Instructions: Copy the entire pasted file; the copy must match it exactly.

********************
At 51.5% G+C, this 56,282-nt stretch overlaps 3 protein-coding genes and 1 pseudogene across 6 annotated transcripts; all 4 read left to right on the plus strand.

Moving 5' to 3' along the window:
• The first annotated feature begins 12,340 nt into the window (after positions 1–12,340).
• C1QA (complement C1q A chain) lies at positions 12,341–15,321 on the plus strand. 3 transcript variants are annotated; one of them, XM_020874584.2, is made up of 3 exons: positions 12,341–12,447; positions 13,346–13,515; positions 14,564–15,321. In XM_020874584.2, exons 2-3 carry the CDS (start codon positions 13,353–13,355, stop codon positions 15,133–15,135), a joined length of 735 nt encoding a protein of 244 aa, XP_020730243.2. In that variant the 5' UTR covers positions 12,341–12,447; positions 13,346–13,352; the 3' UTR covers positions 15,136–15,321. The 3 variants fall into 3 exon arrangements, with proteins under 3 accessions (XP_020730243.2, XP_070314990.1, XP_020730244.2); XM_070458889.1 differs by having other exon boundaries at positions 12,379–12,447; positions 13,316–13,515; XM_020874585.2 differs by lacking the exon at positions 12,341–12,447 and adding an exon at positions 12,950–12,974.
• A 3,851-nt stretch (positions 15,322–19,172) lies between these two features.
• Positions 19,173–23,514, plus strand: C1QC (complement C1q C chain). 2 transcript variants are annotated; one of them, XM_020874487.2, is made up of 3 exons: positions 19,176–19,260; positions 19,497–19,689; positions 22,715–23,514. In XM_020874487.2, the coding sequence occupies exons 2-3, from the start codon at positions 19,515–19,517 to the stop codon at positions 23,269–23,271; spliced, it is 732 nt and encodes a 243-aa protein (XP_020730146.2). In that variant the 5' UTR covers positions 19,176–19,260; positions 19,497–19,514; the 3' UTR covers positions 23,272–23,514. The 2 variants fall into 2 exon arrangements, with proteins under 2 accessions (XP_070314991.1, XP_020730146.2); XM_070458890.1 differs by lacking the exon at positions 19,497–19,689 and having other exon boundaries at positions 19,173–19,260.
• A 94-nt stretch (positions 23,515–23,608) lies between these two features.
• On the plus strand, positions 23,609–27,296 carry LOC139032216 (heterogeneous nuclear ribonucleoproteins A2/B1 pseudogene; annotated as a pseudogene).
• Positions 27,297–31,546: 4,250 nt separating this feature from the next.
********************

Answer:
At 51.5% G+C, this 56,282-nt stretch overlaps 3 protein-coding genes and 1 pseudogene across 6 annotated transcripts; all 4 read left to right on the plus strand.

Moving 5' to 3' along the window:
• The first annotated feature begins 12,340 nt into the window (after positions 1–12,340).
• C1QA (complement C1q A chain) lies at positions 12,341–15,321 on the plus strand. 3 transcript variants are annotated; one of them, XM_020874584.2, is made up of 3 exons: positions 12,341–12,447; positions 13,346–13,515; positions 14,564–15,321. In XM_020874584.2, exons 2-3 carry the CDS (start codon positions 13,353–13,355, stop codon positions 15,133–15,135), a joined length of 735 nt encoding a protein of 244 aa, XP_020730243.2. In that variant the 5' UTR covers positions 12,341–12,447; positions 13,346–13,352; the 3' UTR covers positions 15,136–15,321. The 3 variants fall into 3 exon arrangements, with proteins under 3 accessions (XP_020730243.2, XP_070314990.1, XP_020730244.2); XM_070458889.1 differs by having other exon boundaries at positions 12,379–12,447; positions 13,316–13,515; XM_020874585.2 differs by lacking the exon at positions 12,341–12,447 and adding an exon at positions 12,950–12,974.
• A 3,851-nt stretch (positions 15,322–19,172) lies between these two features.
• Positions 19,173–23,514, plus strand: C1QC (complement C1q C chain). 2 transcript variants are annotated; one of them, XM_020874487.2, is made up of 3 exons: positions 19,176–19,260; positions 19,497–19,689; positions 22,715–23,514. In XM_020874487.2, the coding sequence occupies exons 2-3, from the start codon at positions 19,515–19,517 to the stop codon at positions 23,269–23,271; spliced, it is 732 nt and encodes a 243-aa protein (XP_020730146.2). In that variant the 5' UTR covers positions 19,176–19,260; positions 19,497–19,514; the 3' UTR covers positions 23,272–23,514. The 2 variants fall into 2 exon arrangements, with proteins under 2 accessions (XP_070314991.1, XP_020730146.2); XM_070458890.1 differs by lacking the exon at positions 19,497–19,689 and having other exon boundaries at positions 19,173–19,260.
• A 94-nt stretch (positions 23,515–23,608) lies between these two features.
• On the plus strand, positions 23,609–27,296 carry LOC139032216 (heterogeneous nuclear ribonucleoproteins A2/B1 pseudogene; annotated as a pseudogene).
• Positions 27,297–31,546: 4,250 nt separating this feature from the next.